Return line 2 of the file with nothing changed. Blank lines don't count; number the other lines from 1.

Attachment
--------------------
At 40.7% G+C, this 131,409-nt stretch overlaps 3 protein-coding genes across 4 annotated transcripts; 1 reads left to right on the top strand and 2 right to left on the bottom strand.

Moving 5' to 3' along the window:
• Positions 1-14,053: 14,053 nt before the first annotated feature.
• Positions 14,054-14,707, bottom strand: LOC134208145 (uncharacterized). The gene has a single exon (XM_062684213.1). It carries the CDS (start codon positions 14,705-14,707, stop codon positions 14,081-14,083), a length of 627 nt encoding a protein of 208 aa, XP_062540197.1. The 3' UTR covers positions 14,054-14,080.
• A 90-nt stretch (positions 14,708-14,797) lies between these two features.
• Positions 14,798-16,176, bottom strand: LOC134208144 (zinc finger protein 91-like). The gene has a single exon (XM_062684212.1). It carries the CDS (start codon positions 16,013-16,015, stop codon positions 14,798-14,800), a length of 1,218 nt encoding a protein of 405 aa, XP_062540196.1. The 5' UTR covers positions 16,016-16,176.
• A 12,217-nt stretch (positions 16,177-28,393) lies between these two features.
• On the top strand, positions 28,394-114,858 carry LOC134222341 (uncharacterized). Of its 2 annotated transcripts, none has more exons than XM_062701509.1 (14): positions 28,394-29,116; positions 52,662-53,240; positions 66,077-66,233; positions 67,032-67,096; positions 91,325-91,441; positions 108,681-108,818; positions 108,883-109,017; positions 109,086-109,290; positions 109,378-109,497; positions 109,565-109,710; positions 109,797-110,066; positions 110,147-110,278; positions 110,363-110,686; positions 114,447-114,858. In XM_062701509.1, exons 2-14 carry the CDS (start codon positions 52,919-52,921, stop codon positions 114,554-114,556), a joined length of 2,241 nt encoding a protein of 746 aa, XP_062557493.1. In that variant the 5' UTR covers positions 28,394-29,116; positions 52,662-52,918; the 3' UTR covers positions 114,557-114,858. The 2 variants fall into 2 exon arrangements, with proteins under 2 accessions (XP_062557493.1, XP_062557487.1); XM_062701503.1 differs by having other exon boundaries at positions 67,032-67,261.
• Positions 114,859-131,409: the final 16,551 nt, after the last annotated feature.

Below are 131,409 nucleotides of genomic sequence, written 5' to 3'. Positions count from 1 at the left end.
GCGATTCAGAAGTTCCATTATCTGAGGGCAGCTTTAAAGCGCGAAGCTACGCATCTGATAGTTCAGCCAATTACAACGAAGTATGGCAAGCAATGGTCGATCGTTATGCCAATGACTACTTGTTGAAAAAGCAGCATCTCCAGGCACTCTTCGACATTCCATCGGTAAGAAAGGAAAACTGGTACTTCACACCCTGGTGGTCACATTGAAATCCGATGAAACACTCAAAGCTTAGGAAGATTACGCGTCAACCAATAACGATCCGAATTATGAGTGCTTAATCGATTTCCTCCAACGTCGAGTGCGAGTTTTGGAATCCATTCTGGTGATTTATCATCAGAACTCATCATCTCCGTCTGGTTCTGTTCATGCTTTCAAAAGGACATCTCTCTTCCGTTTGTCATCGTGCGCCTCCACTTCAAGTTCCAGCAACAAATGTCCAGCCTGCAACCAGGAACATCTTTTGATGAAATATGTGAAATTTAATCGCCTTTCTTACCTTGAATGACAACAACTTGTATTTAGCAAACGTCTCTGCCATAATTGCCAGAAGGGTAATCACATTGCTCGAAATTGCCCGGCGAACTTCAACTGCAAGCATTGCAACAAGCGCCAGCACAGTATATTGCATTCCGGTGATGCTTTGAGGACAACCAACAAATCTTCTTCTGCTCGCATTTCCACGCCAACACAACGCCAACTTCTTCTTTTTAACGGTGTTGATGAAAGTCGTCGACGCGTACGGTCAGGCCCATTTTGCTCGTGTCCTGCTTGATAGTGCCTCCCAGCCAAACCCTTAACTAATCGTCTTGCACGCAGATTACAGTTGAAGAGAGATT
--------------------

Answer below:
Moving 5' to 3' along the window: